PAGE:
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It was a very odd coincidence that made Louis XI, one of France's most spiderish kings, in his plots to snare a potential foe and devise particularly messy ends for them, die in the arms of St Francis of Paola. Pope Sixtus IV was the intermediary. Francis averred that even the deaths of kings were God's sole responsibility, but spoke words comfortable enough to make Louis more presentable when summoned to his maker. Francis's reputation as miracle-worker remained unassailable; nor was it any mean feat to walk the straits of Messina after a ferryman had refused him passage. Liszt gives the saint a rough crossing over the turbulent waves, but a chorale ensures safe arrival [listen -- track 3, 2:31-3:53]. It so happens that I too have been reading Dante recently, as illuminated by Blake. They are all fresh in my mind, the wretched people rightway up or upside down, congealed in ice, sizzled in flames, or herded by demonic forks. So Liszt begins with the diabolus in musica, a baleful succession of augmented 4ths. He ends in a frenzy of sound and affirmation that God is just [listen -- track 4, 18:33-20:14].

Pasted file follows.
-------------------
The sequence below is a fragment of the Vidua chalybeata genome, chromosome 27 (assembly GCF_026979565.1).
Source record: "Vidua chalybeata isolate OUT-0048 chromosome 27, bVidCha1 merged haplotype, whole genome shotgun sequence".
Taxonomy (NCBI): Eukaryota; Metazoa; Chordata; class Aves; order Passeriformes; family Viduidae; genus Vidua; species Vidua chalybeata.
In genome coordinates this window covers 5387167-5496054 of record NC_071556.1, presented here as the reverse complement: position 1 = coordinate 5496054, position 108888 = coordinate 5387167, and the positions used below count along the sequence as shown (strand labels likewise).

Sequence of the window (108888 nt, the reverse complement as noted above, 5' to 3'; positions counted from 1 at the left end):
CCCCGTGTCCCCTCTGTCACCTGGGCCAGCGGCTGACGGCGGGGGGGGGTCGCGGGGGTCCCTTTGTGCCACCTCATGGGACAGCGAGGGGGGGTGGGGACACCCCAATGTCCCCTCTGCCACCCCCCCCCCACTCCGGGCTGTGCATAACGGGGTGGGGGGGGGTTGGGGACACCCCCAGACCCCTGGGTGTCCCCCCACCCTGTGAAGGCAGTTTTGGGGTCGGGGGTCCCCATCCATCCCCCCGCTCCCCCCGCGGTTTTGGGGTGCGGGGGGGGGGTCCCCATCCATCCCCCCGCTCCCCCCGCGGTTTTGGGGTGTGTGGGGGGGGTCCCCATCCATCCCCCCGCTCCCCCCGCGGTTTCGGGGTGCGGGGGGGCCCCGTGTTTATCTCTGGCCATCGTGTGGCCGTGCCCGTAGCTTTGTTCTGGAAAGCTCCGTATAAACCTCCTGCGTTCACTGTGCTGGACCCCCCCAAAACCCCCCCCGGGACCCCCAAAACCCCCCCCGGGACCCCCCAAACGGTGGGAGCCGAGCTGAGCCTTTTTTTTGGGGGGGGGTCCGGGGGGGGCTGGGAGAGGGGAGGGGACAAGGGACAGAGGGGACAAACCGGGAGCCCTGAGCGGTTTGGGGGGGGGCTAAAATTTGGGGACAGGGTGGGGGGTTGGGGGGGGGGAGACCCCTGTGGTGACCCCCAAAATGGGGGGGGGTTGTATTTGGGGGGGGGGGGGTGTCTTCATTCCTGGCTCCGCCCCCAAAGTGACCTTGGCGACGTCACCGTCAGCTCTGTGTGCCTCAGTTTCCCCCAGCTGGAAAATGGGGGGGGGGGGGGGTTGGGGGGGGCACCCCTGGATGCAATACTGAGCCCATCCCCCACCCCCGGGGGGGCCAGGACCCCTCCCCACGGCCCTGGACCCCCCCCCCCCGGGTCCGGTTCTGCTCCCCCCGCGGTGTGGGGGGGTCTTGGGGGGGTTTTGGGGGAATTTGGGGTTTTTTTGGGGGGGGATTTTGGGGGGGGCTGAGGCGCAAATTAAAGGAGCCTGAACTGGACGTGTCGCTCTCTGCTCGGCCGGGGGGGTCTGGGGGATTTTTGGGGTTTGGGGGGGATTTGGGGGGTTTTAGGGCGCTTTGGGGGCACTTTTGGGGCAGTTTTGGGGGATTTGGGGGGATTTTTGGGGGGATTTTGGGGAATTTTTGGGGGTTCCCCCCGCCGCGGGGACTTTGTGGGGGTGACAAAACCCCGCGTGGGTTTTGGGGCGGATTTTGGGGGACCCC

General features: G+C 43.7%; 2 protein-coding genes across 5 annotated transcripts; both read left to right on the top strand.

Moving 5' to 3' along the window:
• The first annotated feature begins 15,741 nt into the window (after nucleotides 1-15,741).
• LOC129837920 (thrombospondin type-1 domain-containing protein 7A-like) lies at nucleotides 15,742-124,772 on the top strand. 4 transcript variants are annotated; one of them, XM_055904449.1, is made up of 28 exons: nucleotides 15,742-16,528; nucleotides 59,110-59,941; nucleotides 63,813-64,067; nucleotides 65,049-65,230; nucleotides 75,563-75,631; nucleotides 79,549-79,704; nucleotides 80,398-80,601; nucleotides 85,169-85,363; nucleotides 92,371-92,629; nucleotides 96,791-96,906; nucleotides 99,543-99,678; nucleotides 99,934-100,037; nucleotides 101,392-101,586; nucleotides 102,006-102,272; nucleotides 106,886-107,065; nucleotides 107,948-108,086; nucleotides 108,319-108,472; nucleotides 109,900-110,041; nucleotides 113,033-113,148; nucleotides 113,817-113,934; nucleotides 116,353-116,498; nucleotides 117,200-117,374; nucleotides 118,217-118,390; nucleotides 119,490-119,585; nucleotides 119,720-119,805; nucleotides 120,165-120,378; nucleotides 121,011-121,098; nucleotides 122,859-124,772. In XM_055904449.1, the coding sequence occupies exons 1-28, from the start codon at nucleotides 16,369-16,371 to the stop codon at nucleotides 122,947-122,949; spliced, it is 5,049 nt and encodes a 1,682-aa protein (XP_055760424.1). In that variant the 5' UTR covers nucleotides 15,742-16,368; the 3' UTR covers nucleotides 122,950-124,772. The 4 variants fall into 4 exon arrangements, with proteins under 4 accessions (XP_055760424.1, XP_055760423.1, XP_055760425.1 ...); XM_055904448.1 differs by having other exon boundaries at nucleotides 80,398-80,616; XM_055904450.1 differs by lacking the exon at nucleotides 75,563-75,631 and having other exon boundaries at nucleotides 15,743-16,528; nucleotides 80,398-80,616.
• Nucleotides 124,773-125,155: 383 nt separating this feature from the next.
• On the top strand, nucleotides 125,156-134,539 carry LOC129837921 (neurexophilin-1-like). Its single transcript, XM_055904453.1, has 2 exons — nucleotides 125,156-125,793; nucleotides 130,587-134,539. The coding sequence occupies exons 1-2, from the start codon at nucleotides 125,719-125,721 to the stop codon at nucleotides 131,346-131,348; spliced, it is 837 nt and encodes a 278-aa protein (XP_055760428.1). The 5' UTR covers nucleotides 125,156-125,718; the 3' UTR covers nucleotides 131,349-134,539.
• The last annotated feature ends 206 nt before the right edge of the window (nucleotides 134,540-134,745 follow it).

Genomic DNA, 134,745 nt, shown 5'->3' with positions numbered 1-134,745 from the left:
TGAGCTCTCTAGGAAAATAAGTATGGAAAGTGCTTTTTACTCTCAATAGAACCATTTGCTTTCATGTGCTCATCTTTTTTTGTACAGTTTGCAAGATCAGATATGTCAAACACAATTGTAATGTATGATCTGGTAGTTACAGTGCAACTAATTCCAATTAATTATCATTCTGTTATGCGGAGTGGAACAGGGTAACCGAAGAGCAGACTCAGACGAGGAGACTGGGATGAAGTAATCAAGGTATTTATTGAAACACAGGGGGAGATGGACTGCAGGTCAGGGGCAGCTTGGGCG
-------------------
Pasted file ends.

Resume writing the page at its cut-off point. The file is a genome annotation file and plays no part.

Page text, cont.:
Copyright © 21 January 2004 Robert Anderson, London UK


Martin Berkofsky - Franz Liszt

CF881 ADD Stereo 59'19" 1997 Cristofori Foundation

Martin Berkofsky, piano

Franz Liszt: Hungarian Rhapsody No 12; La Vallée d'Obermann; Légende: St François de Paule marchant sur les flots; Après une Lecture du Dante (Fantasia quasi Sonata)


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